Sometimes referred to as an education background check, an education verification is used to confirm educational experience at high schools, universities, colleges, and vocational schools. An education verification involves contacting the academic institutions provided by the candidate to verify:
- Dates of attendance
- Type of degree, of certificate, obtained
- Major completion status
- Graduation date
Reviewing a candidate’s driving records and public safety data may be important for positions where employees, volunteers, or contractors will operate a motor vehicle or machinery for business purposes. To maintain safety protocols and minimize risk, employers may conduct a driving record check, also called a MVR report.
This screening searches a state’s department of motor vehicles (or similar entity) and may include the following information:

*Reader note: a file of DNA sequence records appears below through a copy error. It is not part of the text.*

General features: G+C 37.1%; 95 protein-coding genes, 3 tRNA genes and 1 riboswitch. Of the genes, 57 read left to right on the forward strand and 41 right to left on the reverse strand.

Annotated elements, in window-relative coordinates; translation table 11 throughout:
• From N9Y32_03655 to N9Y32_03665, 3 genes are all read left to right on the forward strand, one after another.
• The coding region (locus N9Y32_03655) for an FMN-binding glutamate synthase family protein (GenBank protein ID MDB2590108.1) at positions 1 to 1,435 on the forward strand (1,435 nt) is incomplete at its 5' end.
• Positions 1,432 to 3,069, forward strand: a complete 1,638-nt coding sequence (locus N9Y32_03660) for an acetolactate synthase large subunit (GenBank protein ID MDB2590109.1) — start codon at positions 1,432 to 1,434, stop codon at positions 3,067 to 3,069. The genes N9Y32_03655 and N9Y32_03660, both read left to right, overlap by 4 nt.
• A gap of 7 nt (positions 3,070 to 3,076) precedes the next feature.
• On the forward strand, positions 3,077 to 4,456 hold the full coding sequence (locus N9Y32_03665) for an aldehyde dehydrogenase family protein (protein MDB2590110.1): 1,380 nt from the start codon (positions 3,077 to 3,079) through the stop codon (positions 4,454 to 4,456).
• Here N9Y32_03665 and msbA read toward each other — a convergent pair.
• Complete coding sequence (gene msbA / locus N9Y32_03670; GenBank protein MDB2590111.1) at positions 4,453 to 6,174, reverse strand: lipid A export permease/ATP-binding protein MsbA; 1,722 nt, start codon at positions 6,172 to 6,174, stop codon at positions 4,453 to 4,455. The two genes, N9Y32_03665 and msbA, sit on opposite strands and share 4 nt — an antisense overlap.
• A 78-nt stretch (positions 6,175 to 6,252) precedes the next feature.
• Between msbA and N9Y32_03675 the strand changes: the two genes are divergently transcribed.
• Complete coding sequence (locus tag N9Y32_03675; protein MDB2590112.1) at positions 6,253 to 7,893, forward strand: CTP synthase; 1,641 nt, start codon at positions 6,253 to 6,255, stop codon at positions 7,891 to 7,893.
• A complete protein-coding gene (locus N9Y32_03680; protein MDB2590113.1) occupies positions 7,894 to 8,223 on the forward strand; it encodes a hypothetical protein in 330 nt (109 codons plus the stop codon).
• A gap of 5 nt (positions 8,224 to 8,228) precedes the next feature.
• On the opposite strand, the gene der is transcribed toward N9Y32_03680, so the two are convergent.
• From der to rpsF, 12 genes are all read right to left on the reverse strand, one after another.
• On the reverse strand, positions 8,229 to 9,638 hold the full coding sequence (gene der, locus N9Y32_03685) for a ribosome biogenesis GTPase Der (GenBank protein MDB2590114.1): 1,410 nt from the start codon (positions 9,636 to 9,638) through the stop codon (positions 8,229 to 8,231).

- Driver’s license status (valid, suspended, expired, etc.)
- Class (commercial driver’s license, operator, etc.)
- Felony and misdemeanor convictions (DUI, DWI)
- Moving violations, suspensions, and restrictions
Employers in regulated industries, such as those with commercial vehicle drivers, may be required to run pre-employment and annual employee MVR reports under regulation by the US Department of Transportation. In some states, safety-sensitive positions such as school bus drivers or ride-hailing services, may also be required to submit to MVR background checks, both prior to employment and annually thereafter.
How to run personal background checks
If you’re interested getting a background check on yourself, you may request and obtain your public records by contacting state and county courthouses. Costs vary by state and municipality, but they can range from a few dollars to more than $25, per record. If you’ve lived in multiple states and jurisdictions, the time and cost of retrieving your public records can quickly add up.
It may be worth using a commercial service to run a self background check, which can help streamline the process and save valuable time.